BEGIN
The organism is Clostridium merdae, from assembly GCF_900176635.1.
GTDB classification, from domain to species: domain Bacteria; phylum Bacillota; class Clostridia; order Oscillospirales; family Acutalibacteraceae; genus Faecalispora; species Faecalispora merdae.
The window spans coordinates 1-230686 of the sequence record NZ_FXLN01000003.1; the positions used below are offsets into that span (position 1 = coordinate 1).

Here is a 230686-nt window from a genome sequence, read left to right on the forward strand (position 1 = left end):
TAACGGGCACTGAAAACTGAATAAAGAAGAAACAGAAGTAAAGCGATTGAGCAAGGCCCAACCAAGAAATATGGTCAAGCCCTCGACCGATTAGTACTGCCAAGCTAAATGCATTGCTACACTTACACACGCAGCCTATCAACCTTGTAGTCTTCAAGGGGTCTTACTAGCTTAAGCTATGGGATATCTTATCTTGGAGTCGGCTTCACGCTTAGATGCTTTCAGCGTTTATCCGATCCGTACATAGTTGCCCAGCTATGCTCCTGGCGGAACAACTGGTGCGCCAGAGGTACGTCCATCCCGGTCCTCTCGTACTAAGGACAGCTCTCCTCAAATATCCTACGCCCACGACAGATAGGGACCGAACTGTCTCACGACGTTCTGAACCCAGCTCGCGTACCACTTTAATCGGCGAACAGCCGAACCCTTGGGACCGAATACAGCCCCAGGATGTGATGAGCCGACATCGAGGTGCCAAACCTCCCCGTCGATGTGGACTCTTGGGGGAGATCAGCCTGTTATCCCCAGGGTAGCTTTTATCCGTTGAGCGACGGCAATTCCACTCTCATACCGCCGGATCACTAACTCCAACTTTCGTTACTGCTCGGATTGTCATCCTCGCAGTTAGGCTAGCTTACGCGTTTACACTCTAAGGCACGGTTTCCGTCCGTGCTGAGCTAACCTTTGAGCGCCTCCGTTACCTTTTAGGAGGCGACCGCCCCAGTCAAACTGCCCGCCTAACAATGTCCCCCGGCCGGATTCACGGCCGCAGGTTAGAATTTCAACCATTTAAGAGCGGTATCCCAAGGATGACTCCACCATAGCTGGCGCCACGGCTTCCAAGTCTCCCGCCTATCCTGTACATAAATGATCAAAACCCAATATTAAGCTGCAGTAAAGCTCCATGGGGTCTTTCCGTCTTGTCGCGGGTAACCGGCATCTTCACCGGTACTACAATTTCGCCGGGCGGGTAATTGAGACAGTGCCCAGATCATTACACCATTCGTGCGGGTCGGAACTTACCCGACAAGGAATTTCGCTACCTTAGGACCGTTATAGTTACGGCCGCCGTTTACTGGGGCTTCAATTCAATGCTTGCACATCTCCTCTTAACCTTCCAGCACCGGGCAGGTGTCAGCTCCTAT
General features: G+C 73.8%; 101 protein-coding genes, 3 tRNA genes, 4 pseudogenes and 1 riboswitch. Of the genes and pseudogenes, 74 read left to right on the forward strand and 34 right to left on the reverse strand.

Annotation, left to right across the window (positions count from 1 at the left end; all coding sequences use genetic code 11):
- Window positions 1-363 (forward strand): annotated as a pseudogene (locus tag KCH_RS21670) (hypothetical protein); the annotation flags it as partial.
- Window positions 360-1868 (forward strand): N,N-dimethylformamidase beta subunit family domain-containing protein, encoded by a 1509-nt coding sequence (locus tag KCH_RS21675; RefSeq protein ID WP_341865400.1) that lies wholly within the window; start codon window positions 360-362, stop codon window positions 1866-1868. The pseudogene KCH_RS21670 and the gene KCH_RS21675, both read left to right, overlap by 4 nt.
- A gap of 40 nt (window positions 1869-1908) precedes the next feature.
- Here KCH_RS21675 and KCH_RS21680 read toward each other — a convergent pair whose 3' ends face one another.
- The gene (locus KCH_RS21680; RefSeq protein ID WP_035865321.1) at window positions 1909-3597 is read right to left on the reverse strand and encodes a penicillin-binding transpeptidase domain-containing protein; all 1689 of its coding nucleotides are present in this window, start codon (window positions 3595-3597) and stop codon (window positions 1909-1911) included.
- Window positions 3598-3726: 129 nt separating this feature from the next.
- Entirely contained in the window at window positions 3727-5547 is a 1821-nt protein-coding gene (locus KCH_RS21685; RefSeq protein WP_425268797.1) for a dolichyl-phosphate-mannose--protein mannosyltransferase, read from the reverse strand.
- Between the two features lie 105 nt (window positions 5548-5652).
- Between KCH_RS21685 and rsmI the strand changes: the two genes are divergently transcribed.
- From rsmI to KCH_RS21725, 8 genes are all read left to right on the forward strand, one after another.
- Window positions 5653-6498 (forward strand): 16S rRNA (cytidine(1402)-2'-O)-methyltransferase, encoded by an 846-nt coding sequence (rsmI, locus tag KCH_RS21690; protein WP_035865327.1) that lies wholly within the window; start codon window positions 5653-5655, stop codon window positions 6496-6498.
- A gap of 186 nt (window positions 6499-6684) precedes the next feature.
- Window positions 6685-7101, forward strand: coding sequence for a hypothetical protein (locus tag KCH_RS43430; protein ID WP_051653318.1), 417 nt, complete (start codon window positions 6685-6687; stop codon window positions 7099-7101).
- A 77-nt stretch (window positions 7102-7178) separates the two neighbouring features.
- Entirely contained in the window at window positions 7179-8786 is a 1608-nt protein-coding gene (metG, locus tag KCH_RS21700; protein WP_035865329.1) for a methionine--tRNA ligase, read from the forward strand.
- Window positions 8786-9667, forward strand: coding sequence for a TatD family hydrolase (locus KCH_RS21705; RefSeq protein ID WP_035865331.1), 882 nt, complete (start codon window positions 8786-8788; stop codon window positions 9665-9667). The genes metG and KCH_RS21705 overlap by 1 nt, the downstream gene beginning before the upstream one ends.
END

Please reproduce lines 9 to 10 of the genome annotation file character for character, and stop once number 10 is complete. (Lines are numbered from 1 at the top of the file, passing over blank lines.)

- Window positions 360-1868 (forward strand): N,N-dimethylformamidase beta subunit family domain-containing protein, encoded by a 1509-nt coding sequence (locus tag KCH_RS21675; RefSeq protein ID WP_341865400.1) that lies wholly within the window; start codon window positions 360-362, stop codon window positions 1866-1868. The pseudogene KCH_RS21670 and the gene KCH_RS21675, both read left to right, overlap by 4 nt.
- A gap of 40 nt (window positions 1869-1908) precedes the next feature.